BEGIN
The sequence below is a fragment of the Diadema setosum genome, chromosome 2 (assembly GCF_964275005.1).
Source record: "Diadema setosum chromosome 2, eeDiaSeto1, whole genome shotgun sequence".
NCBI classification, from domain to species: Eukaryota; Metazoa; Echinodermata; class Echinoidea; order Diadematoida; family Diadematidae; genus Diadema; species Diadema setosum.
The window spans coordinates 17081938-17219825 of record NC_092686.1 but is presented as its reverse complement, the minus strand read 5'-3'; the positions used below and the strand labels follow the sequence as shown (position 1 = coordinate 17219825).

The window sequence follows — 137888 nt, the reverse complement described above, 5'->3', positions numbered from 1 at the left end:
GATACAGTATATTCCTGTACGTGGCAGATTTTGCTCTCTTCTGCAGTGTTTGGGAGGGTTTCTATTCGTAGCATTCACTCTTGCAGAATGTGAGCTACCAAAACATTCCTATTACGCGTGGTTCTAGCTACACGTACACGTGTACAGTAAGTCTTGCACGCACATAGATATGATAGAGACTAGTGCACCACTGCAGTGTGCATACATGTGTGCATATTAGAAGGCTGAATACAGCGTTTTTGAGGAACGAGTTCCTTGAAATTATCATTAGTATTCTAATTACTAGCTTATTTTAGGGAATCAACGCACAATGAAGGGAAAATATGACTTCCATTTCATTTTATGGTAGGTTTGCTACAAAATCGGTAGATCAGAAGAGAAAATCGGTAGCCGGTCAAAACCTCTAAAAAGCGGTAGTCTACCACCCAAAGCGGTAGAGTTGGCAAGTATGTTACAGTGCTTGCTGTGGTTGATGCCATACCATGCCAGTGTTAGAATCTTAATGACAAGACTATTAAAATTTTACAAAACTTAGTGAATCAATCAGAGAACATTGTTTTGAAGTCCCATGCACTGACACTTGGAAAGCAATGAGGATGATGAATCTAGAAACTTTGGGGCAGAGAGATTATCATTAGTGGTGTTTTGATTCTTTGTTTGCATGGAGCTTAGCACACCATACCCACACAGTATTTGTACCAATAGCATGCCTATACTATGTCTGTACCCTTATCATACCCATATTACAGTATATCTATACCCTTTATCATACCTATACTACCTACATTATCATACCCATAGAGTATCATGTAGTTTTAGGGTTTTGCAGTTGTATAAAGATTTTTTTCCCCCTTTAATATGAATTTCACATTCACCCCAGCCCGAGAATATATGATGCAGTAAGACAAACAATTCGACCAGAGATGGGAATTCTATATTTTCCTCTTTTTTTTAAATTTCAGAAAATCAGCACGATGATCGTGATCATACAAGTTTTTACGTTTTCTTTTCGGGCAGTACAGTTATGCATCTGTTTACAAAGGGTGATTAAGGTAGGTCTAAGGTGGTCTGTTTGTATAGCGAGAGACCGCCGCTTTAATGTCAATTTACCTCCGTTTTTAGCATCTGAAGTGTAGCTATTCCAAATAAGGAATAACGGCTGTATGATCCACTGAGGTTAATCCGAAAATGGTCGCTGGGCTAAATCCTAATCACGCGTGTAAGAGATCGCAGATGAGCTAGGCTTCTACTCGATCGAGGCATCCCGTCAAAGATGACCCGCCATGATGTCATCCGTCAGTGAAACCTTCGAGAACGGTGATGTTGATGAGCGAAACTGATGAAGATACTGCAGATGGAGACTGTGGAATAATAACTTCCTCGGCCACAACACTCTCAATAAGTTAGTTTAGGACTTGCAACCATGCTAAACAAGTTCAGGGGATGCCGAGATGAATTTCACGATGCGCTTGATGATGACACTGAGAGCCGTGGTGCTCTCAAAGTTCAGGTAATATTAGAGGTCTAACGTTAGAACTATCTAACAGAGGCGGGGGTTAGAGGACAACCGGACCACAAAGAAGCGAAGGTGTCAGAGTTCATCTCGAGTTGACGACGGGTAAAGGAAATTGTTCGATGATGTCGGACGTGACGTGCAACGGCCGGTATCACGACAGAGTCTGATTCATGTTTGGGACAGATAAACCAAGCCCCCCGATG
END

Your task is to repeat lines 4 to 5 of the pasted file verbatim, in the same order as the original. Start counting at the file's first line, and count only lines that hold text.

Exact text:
The window spans coordinates 17081938-17219825 of record NC_092686.1 but is presented as its reverse complement, the minus strand read 5'-3'; the positions used below and the strand labels follow the sequence as shown (position 1 = coordinate 17219825).

The window sequence follows — 137888 nt, the reverse complement described above, 5'->3', positions numbered from 1 at the left end: